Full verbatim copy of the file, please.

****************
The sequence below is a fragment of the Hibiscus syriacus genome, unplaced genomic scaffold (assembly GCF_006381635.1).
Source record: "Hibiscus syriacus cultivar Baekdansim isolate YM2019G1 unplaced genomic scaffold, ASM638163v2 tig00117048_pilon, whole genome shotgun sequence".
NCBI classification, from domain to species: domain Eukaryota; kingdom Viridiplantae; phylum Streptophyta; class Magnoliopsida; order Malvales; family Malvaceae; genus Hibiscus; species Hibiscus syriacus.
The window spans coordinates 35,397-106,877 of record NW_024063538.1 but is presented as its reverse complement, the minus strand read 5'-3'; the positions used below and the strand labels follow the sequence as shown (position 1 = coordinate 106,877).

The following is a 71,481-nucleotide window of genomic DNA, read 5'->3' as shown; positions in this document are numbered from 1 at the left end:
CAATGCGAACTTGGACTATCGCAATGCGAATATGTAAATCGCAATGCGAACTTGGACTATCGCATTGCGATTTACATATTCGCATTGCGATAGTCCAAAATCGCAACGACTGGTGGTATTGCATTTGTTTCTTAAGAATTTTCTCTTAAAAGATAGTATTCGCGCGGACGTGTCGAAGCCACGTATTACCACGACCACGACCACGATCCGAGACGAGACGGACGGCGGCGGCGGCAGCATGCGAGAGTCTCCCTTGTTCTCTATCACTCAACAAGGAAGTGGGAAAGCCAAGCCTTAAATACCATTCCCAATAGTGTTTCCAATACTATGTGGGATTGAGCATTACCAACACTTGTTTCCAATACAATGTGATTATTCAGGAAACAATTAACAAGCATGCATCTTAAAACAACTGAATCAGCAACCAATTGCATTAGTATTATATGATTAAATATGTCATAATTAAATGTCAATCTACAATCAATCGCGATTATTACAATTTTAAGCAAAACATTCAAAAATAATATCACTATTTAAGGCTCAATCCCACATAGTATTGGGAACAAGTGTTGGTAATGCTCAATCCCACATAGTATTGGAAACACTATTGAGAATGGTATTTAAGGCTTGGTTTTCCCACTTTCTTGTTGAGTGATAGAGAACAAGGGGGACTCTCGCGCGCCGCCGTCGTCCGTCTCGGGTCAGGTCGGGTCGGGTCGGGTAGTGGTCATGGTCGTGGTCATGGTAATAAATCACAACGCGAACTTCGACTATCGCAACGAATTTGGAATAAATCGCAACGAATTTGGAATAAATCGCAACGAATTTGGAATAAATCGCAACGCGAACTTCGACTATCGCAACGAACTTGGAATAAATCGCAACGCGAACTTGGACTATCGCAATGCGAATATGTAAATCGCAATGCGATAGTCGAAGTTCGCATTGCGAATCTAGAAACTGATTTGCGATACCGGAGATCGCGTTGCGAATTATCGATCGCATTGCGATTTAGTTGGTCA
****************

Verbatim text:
The sequence below is a fragment of the Hibiscus syriacus genome, unplaced genomic scaffold (assembly GCF_006381635.1).
Source record: "Hibiscus syriacus cultivar Baekdansim isolate YM2019G1 unplaced genomic scaffold, ASM638163v2 tig00117048_pilon, whole genome shotgun sequence".
NCBI classification, from domain to species: domain Eukaryota; kingdom Viridiplantae; phylum Streptophyta; class Magnoliopsida; order Malvales; family Malvaceae; genus Hibiscus; species Hibiscus syriacus.
The window spans coordinates 35,397-106,877 of record NW_024063538.1 but is presented as its reverse complement, the minus strand read 5'-3'; the positions used below and the strand labels follow the sequence as shown (position 1 = coordinate 106,877).

The following is a 71,481-nucleotide window of genomic DNA, read 5'->3' as shown; positions in this document are numbered from 1 at the left end:
CAATGCGAACTTGGACTATCGCAATGCGAATATGTAAATCGCAATGCGAACTTGGACTATCGCATTGCGATTTACATATTCGCATTGCGATAGTCCAAAATCGCAACGACTGGTGGTATTGCATTTGTTTCTTAAGAATTTTCTCTTAAAAGATAGTATTCGCGCGGACGTGTCGAAGCCACGTATTACCACGACCACGACCACGATCCGAGACGAGACGGACGGCGGCGGCGGCAGCATGCGAGAGTCTCCCTTGTTCTCTATCACTCAACAAGGAAGTGGGAAAGCCAAGCCTTAAATACCATTCCCAATAGTGTTTCCAATACTATGTGGGATTGAGCATTACCAACACTTGTTTCCAATACAATGTGATTATTCAGGAAACAATTAACAAGCATGCATCTTAAAACAACTGAATCAGCAACCAATTGCATTAGTATTATATGATTAAATATGTCATAATTAAATGTCAATCTACAATCAATCGCGATTATTACAATTTTAAGCAAAACATTCAAAAATAATATCACTATTTAAGGCTCAATCCCACATAGTATTGGGAACAAGTGTTGGTAATGCTCAATCCCACATAGTATTGGAAACACTATTGAGAATGGTATTTAAGGCTTGGTTTTCCCACTTTCTTGTTGAGTGATAGAGAACAAGGGGGACTCTCGCGCGCCGCCGTCGTCCGTCTCGGGTCAGGTCGGGTCGGGTCGGGTAGTGGTCATGGTCGTGGTCATGGTAATAAATCACAACGCGAACTTCGACTATCGCAACGAATTTGGAATAAATCGCAACGAATTTGGAATAAATCGCAACGAATTTGGAATAAATCGCAACGCGAACTTCGACTATCGCAACGAACTTGGAATAAATCGCAACGCGAACTTGGACTATCGCAATGCGAATATGTAAATCGCAATGCGATAGTCGAAGTTCGCATTGCGAATCTAGAAACTGATTTGCGATACCGGAGATCGCGTTGCGAATTATCGATCGCATTGCGATTTAGTTGGTCA